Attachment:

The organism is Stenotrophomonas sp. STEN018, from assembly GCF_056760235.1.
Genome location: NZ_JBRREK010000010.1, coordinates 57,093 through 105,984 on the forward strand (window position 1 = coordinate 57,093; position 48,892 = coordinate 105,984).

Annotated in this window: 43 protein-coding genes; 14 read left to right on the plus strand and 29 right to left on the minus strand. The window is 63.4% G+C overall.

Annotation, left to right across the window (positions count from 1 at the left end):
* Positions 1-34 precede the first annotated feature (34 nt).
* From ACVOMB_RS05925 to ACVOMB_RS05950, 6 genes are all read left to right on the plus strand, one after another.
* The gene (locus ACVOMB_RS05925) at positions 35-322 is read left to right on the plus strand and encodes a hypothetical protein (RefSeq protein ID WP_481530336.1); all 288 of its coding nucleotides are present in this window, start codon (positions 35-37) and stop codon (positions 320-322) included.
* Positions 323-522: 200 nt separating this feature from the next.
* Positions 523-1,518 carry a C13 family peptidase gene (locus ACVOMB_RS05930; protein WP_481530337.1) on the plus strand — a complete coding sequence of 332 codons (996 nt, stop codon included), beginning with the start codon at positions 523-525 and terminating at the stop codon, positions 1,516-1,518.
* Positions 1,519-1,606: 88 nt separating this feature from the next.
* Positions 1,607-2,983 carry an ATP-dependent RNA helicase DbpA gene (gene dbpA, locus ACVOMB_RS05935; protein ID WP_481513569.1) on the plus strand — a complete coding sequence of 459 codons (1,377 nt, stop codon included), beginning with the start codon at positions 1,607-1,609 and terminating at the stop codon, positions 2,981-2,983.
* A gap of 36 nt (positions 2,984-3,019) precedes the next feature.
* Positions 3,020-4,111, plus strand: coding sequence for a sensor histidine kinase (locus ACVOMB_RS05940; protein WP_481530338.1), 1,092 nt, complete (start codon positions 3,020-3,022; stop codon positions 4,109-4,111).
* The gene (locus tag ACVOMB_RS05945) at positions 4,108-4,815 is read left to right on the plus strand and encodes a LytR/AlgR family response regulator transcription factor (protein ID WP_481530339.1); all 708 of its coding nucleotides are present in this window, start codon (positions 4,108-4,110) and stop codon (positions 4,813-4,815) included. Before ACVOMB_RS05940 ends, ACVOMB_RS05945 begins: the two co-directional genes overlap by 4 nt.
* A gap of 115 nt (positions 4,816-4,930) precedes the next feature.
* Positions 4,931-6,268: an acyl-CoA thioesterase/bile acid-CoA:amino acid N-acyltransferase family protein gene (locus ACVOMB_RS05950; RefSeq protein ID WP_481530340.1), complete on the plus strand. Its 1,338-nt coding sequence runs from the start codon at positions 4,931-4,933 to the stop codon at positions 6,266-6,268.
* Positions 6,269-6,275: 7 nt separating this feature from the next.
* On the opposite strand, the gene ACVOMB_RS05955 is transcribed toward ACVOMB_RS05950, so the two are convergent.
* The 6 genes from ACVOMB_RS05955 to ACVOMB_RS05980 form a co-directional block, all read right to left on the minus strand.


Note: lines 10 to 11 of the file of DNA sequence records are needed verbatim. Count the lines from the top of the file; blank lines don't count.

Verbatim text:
* Positions 1,519-1,606: 88 nt separating this feature from the next.
* Positions 1,607-2,983 carry an ATP-dependent RNA helicase DbpA gene (gene dbpA, locus ACVOMB_RS05935; protein ID WP_481513569.1) on the plus strand — a complete coding sequence of 459 codons (1,377 nt, stop codon included), beginning with the start codon at positions 1,607-1,609 and terminating at the stop codon, positions 2,981-2,983.